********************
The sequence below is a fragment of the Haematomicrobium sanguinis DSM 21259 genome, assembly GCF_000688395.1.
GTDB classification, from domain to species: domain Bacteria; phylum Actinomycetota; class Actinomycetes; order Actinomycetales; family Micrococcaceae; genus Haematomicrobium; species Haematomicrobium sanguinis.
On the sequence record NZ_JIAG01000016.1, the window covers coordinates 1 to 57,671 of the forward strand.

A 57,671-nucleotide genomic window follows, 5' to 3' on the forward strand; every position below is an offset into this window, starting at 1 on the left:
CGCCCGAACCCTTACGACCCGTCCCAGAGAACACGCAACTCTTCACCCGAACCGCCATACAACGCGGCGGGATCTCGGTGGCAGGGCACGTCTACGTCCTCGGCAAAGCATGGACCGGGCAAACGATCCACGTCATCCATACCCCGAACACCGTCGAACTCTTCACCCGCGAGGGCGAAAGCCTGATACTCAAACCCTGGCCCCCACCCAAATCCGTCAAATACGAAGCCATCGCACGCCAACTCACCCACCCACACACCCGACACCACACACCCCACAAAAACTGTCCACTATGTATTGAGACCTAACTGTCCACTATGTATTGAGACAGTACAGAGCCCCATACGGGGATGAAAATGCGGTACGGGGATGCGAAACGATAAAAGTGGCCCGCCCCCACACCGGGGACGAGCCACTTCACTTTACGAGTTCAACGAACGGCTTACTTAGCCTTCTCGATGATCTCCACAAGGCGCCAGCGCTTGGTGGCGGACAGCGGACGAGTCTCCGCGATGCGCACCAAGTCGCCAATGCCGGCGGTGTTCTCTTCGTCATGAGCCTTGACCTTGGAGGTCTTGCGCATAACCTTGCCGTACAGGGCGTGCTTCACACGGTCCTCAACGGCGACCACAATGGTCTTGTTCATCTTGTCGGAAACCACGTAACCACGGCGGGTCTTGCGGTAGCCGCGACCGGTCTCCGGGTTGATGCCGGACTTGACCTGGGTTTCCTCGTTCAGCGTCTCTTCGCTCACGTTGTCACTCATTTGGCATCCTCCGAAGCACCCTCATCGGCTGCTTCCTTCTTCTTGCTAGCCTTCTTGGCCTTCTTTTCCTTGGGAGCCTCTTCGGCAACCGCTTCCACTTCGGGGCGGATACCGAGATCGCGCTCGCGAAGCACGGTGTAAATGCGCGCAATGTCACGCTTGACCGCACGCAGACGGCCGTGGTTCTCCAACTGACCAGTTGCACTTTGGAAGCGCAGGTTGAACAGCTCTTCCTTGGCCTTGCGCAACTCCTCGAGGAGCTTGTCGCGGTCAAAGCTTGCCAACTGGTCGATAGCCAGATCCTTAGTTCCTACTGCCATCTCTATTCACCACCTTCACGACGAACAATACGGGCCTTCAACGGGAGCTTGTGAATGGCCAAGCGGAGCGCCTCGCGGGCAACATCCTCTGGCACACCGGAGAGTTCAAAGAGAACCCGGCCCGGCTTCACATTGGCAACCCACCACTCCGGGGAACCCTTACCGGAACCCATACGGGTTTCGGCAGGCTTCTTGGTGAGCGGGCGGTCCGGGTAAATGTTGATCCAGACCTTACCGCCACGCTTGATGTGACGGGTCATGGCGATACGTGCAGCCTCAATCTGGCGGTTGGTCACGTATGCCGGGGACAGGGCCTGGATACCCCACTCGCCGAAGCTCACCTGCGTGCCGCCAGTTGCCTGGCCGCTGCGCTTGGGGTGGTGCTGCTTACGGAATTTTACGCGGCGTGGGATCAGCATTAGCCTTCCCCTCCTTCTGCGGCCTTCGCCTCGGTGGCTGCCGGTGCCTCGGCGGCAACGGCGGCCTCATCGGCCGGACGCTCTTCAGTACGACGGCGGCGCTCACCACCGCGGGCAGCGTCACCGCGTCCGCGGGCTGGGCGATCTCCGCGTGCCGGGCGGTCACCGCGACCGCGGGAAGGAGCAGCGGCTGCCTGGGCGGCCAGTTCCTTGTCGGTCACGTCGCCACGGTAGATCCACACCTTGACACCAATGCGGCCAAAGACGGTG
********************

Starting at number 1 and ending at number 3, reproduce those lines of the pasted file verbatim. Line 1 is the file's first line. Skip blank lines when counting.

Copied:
The sequence below is a fragment of the Haematomicrobium sanguinis DSM 21259 genome, assembly GCF_000688395.1.
GTDB classification, from domain to species: domain Bacteria; phylum Actinomycetota; class Actinomycetes; order Actinomycetales; family Micrococcaceae; genus Haematomicrobium; species Haematomicrobium sanguinis.
On the sequence record NZ_JIAG01000016.1, the window covers coordinates 1 to 57,671 of the forward strand.